There were no meta‐analyses on the efficacy of antipsychotics in insomnia, but four related systematic reviews have been conducted and concluded that because of insufficient evidence and in light of their side‐effects, antipsychotics are not recommended for insomnia treatment in the absence of psychiatric disorders. A systematic review on the effect of second-generation antipsychotics supported the evidence that second generation antipsychotics including clozapine, olanzapine and paliperidone may ameliorate insomnia but in the context of schizophrenia (74). One of these systematic review about the insomnia pharmacotherapy conducted in 2018 concluded that clear pharmacological recommendations for insomnia disorder only exist for the short-term treatment of adults with short-acting benzodiazepines, Z-drugs, and sedating antidepressants trazodone, if CBT-I is not available or not effective. In the elderly with insomnia, benzodiazepines and Z-drugs are advised against, while prolonged release melatonin 2 mg might be the preferred choice (66) and noteworthy that add-on of prolonged released melatonin 2 mg to standard therapy has positive effects on cognitive functioning and sleep maintenance also in Alzheimer Disease compensated patients with insomnia compared to placebo.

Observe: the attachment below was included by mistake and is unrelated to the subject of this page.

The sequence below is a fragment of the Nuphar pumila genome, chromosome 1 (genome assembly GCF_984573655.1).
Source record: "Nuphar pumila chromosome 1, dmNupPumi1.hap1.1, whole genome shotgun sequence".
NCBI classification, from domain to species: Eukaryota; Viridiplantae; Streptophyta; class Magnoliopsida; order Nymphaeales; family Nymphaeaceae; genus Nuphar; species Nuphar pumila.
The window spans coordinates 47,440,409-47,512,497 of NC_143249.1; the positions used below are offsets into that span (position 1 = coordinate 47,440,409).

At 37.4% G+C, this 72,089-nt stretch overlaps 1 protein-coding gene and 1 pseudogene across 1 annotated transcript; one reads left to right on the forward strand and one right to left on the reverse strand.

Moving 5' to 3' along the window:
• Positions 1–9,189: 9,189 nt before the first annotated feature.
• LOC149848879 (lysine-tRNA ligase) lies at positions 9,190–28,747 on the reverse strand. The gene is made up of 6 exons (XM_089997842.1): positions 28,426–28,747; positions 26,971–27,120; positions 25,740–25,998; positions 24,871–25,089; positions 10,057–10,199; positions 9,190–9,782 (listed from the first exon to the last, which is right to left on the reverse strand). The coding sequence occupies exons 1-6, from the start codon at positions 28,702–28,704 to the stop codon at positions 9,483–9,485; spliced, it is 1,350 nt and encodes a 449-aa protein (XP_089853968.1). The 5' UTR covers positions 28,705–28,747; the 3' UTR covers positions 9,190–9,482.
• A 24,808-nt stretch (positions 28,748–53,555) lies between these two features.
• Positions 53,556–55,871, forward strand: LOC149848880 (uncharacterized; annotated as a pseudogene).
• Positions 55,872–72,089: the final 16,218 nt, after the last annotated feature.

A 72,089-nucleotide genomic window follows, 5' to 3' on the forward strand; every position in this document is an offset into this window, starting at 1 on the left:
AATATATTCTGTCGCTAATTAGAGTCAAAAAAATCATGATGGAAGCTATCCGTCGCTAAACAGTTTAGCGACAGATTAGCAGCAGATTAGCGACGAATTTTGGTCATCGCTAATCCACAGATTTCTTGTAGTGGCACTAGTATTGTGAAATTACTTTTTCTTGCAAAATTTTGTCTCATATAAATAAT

Concluding a review of current literature suggested as a first line option for the treatment of chronic insomnia CBT-Insomnia. The availability of CBT-Insomnia is to date scarce all over Italy, but it is available in sleep centers in Bologna, Milan, Pisa, and Rome. In addition, AIMS, SIMP, and SIPC are promoting CBT-Insomnia courses all over the country in accordance with Italian first-generation CBT-Insomnia therapists who are members of European CBT-Insomnia Academy (including LP) (75). Hence, hopefully in the next few years CBT-Insomnia availability would be improved all over the country. Since a self-help treatment is available in Italian language (60), this may help in currently delivering CBT-Insomnia all over Italy. Regarding pharmacological therapies GABA receptor agonists compounds such as short/intermediate benzodiazepines brotizolam, lormetazepam, temazepam, triazolam are available in Italy and the Z-drug zolpidem is also available. Literature support their short-term use (< 4 weeks) in adults, but in the elderly, benzodiazepines and Z-drugs have advised against in light of their side‐effects. Among agonists of melatonin receptors exogenous Melatonin 2 mg prolonged release is the only compound available in Italy and it should be the preferred choice in subjects >55 years in light of its efficacy and limited side‐effects can be used within 13 weeks. In the last few years, it is emerging the role of sedating antidepressants for the treatment of insomnia. To date Trazodone is the only compound available in Italy which has shown some potentiality at low doses, but it should be used in the short term (<4 weeks). Other compounds are not available in Italy such as orexin antagonists or are not suggested for the treatment of chronic insomnia such as neuroleptics or antihistaminics (Figure 2).